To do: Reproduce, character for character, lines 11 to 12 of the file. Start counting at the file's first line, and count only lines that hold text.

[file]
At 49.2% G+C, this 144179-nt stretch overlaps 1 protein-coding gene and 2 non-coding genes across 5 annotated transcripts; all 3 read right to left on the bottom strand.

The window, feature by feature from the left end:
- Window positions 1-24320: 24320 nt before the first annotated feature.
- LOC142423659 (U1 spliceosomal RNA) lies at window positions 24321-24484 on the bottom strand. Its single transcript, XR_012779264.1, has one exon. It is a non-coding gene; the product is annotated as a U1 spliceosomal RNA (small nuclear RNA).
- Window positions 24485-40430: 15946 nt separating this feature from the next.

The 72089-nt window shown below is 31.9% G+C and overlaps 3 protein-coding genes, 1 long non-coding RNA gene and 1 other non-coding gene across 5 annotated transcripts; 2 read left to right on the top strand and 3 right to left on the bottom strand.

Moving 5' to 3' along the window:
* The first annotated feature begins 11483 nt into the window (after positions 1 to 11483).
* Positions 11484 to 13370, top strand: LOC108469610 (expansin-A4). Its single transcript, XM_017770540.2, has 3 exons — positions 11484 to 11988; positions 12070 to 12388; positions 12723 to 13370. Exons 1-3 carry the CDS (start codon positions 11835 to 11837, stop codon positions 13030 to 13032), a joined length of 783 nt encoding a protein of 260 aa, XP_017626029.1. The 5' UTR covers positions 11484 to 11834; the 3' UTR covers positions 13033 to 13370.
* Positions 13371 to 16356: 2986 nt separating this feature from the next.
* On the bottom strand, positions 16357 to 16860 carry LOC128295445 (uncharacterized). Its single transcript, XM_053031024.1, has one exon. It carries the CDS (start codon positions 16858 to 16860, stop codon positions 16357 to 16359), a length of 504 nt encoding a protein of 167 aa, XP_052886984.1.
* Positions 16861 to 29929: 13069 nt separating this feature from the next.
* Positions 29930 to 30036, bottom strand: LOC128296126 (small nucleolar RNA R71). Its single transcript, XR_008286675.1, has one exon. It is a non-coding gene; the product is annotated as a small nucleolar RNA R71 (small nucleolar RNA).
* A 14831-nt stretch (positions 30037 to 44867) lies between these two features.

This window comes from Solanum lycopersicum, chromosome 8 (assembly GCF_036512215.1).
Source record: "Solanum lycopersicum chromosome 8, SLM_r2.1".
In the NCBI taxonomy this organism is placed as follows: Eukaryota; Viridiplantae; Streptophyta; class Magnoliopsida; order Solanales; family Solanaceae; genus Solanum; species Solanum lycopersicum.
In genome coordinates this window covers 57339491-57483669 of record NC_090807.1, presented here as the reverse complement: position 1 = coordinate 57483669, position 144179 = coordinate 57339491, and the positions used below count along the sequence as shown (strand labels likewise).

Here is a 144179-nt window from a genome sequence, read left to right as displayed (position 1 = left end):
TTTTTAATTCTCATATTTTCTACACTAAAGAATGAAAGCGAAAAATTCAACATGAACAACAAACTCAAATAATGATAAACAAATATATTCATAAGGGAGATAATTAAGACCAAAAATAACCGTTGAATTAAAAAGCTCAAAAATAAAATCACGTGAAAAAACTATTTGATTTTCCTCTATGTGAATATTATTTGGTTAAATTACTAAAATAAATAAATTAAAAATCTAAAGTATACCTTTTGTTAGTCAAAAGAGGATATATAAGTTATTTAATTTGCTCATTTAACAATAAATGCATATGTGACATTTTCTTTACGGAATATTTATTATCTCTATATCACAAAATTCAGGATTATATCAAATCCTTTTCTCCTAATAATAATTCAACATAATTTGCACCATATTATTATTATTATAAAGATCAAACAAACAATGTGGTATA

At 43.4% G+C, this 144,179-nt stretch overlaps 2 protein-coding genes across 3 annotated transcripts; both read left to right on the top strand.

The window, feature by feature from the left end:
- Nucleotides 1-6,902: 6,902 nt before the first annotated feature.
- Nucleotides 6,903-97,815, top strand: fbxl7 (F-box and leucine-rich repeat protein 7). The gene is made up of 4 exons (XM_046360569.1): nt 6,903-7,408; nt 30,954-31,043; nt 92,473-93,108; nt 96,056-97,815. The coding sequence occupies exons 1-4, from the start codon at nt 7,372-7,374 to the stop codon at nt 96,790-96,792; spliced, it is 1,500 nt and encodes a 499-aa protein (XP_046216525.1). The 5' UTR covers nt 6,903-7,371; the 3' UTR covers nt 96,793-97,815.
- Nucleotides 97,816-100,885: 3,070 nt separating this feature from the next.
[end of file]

* On the bottom strand, positions 16357 to 16860 carry LOC128295445 (uncharacterized). Its single transcript, XM_053031024.1, has one exon. It carries the CDS (start codon positions 16858 to 16860, stop codon positions 16357 to 16359), a length of 504 nt encoding a protein of 167 aa, XP_052886984.1.
* Positions 16861 to 29929: 13069 nt separating this feature from the next.